Embedding Workplace Collaboration: Good Faith Bargaining

Greater clarity is needed on how good faith bargaining should be approached under the new Fair Work Act if our workplaces are to fully contribute to lifting the nation’s productivity growth, BCA Chief Executive Katie Lahey says.

The BCA discussion paper, Embedding Workplace Collaboration: Good Faith Bargaining, was launched today. It is the second in a series of discussion papers exploring more collaborative approaches to workplace relations.

The paper calls for the federal government to consider a code of practice to provide formal guidance on what the good faith bargaining requirements in the new Act should entail. Without this it could take several years of experience before the new laws deliver the workplace productivity benefits envisaged by the government.

“The new Fair Work Act seeks to improve fairness and productivity through collective agreements arrived at by good faith bargaining negotiations. But what will be required under good faith bargaining is not entirely clear,” Ms Lahey said.

“It is not clear, for example, how much information must be provided by employers to parties in a negotiation, or what specifically will be regarded as capricious or unfair behaviour.

“It will not help the nation to lift its productivity growth, as the Prime Minister has called for, if negotiations between employers and employees are constantly before the workplace umpire because of disagreements about what the laws require.

“The government should provide more formal guidance on how it expects good faith bargaining to be applied in a way that meets Australian needs and imperatives.

“Without further clarity, good faith bargaining could easily become leap of faith bargaining. This will do nothing to help our workplaces make the contribution to productivity growth that will be required to meet the Prime Minister’s objectives,” she said.

Embedding Workplace Collaboration: Good Faith Bargaining incorporates a paper by Professor Breen Creighton, an adviser to the BCA and a well-known industrial relations expert.

It argues we need a good faith bargaining model that is tailored to meet Australian conditions, and not a model that is imported from another country.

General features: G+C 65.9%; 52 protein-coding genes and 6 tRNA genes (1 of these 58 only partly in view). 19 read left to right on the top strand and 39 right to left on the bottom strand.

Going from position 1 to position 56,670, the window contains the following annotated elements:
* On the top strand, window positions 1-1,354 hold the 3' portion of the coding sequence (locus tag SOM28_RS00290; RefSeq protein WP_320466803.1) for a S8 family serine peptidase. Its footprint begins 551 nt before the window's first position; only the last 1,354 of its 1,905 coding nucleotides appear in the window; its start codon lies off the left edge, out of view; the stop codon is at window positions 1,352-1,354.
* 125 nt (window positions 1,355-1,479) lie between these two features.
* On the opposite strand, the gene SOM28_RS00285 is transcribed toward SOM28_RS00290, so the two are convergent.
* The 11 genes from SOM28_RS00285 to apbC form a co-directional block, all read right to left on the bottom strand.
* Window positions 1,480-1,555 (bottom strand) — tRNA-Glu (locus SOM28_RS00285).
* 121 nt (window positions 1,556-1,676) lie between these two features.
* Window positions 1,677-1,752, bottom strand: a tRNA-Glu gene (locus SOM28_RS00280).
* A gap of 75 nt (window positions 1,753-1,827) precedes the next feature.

It says the Fair Work Act represents an attempt to learn from past experiences internationally and domestically to provide legislative support for collaborative workplace relations. As such it is more sophisticated than previous attempts to give legislative effect to the good faith principle in Australia.

The paper argues that legislation can play only a limited role in developing a more collaborative workforce culture. The real key is the commitment of the parties.

The paper notes that overseas experience and International Labour Organization standards offer only limited assistance in guiding good faith bargaining in Australia.

While many consider the United States to be an international benchmark in understanding what good faith bargaining means, in practice there are several reasons why this should not provide the template for Australia, it argues.

This is because good faith bargaining in the United States is excessively complex, highly litigious and has insufficient focus on producing timely outcomes. Collective bargaining in the United States also applies only to a small proportion of the workforce.

“Our paper highlights that legislation by itself cannot produce constructive relationships in the workplace. Productivity will be determined by how the parties in good faith bargaining negotiations approach the task,” Ms Lahey said.

“Ultimately, the test of the new workplace relations laws will be their contribution to productivity growth as well as to greater fairness.

“Fair Work Australia has a vital role in making determinations in good faith bargaining disputes that over time will show what is acceptable in the Australian context.

“But lifting Australia’s productivity to the levels envisaged by the Prime Minister must not be held back by a long period of uncertainty about how best to achieve collectively agreed outcomes.

“The government has a clear role and investment in providing formal guidance now that will minimise any misunderstanding in how to approach good faith bargaining. Taking a leap of faith in negotiations is not the best way to achieve productivity growth.”

Embedding Workplace Collaboration: Good Faith Bargaining